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Broadchurch was exceptional right to the last

Photo: Colin Hutton/BBC America
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Because The A.V. Club knows that TV shows keep going even if we’re not writing at length about them, we’re experimenting with discussion posts. For certain shows, one of our TV writers will publish some brief thoughts about the latest episode, and open the comments for readers to share theirs.

  • The beauty of Broadchurch is about how the crimes of the town reflect everyone’s most sinister impulses. This season segued from murderous impulses to ones of sexual violence. The reveal of the rapist was almost anticlimactic, because it seemed equally probable that so many of the men could have been guilty, and we weren’t emotionally attached to him the way we were to Joe Miller (in fact, the only suspect who seemed sympathetic at all was Ed). The reveal of Michael as the culprit, egged on by Leo, was sadder than anything else, with Clive/Lucas’ last, pointless attempt to try to be a good father.
  • This season of Broadchurch was clearly trying to establish that porn in video and magazine form helps establish women as sex objects to be taken advantage of. I know that people have their different sexual appetites and there are probably people in porn or who watch porn who are very enthusiastic about it with no ill effect. But I appreciate what Broadchurch was trying to say about the ties to violence against women, that sometimes there is a straight line between misogyny and porn and violence. Leo watched two hours of it a day, undoubtedly warping his viewpoint. so that he could say things like “She does what she’s told; it’s only sex” and calling his actions “proud” and “beautiful” and have it be believable. The way the scandal touched both Miller and Hardy’s kids as well (who’s to say that Michael wouldn’t have then started grooming Tom?) raised the stakes even higher.
  • Mark, your suicide attempt is not a “fuss over nothing.” It was nice to see him and Beth come together again, but another bit of tragedy that he couldn’t pull himself together enough to be there for the family he has left. Another strong theme throughout Broadchurch: The women usually are stronger than the men. It’s too bad for Mark, but he cheated on his wife the night their son was killed. That’s probably not something any marriage can ever get over. Andrew Buchan did an amazing job in that scene though. And it’s interesting that Mark and Paul were the characters that had to leave the town in the end, while Hardy the outsider stayed.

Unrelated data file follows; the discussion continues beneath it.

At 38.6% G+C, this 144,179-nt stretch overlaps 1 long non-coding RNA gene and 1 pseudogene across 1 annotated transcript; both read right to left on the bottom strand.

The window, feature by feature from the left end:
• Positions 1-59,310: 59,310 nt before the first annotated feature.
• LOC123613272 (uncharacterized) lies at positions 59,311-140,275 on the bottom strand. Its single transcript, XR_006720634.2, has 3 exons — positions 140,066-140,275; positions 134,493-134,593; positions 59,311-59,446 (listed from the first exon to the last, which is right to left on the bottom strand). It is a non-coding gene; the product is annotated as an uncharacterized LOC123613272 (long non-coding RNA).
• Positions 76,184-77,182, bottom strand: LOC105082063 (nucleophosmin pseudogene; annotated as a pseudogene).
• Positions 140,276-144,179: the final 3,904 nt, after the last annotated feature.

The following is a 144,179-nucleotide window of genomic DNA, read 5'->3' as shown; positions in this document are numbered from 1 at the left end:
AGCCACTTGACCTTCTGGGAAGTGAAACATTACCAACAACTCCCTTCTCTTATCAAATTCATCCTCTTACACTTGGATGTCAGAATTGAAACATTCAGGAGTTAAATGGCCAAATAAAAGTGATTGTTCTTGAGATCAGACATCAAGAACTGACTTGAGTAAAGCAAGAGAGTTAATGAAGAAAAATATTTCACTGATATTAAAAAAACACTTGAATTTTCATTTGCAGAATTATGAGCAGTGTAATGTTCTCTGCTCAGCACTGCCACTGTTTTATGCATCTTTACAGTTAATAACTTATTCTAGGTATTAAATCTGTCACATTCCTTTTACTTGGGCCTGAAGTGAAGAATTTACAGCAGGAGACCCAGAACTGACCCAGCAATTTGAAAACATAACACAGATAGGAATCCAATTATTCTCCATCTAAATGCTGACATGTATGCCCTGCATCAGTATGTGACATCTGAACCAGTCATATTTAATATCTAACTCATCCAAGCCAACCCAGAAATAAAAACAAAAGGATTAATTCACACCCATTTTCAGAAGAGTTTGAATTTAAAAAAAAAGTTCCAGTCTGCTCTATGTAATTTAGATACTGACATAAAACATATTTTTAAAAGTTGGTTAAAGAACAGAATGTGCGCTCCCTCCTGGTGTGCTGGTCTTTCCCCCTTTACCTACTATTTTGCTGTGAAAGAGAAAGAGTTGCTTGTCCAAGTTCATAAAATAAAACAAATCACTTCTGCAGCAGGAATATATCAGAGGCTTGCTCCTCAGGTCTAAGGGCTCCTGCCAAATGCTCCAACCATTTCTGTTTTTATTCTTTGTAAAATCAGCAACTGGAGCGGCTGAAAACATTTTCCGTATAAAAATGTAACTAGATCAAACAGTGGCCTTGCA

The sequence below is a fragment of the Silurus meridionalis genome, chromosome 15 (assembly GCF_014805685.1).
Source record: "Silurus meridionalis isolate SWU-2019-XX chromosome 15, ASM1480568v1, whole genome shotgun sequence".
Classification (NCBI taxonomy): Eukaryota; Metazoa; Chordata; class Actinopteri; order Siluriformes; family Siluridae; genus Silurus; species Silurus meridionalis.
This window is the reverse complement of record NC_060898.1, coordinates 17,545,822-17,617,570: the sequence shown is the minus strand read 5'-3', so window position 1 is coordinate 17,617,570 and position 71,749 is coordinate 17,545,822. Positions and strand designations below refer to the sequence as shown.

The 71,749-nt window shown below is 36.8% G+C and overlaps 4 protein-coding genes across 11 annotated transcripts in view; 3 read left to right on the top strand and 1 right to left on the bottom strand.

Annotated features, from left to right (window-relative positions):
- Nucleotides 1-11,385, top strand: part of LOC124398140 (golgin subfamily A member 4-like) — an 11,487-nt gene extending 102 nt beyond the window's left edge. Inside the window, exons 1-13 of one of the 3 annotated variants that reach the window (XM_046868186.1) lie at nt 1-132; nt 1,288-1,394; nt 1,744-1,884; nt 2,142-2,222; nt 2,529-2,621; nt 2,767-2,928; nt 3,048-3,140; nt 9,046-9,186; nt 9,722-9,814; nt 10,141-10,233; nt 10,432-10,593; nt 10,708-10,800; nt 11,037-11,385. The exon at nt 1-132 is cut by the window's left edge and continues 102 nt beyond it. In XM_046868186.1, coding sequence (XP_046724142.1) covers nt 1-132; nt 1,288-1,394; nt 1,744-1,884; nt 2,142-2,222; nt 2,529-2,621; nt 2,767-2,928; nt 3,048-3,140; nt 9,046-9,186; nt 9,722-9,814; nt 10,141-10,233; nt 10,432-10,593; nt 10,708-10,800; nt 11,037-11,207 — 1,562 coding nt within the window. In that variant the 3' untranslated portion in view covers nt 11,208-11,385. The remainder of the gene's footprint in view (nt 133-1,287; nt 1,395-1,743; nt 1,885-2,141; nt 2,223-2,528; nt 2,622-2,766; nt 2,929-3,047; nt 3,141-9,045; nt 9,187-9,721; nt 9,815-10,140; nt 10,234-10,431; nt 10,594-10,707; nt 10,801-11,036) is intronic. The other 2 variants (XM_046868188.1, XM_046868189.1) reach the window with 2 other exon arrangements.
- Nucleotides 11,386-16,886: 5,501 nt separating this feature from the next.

• “Nights like this I wish I still smoked.” “I knew you used to smoke!” Man, I will really miss Hardy and Miller. I get why she asked him to the pub, and I also get why he turned her down. They don’t need it; they’ll see each other tomorrow at work. Forever and ever, hopefully.
  • The Broadchurch score is always eerily effective, but never moreso than in the final episodes of the season, as various truths begin to unravel. Seeing Miller and Hardy crack the case using maps, strategically placed cameras, and straight-up detective work was extremely gratifying. My colleague Kayla Cobb over at Decider called the series a “perfect crime thriller” and the more I think about it, I think she’s right. The ending with those lovely postcard images, winding up at the spot where Danny’s body was found, was thematically perfect as well as artistically beautiful.
  • Hey, remember Gracepoint? Man, that sucked.
  • If you’ve been reading these reviews, you’ve probably heard me say this before, but Broadchurch was the very first show I was ever assigned to review weekly for The A.V. Club, all the way back in 2013. I think my first attempt at a review tried to pull the old “the town itself is a character” or some such rot. So I will always have soft spot for it, and it will always mean a lot to me. As do your comments: Thanks so much for reading.

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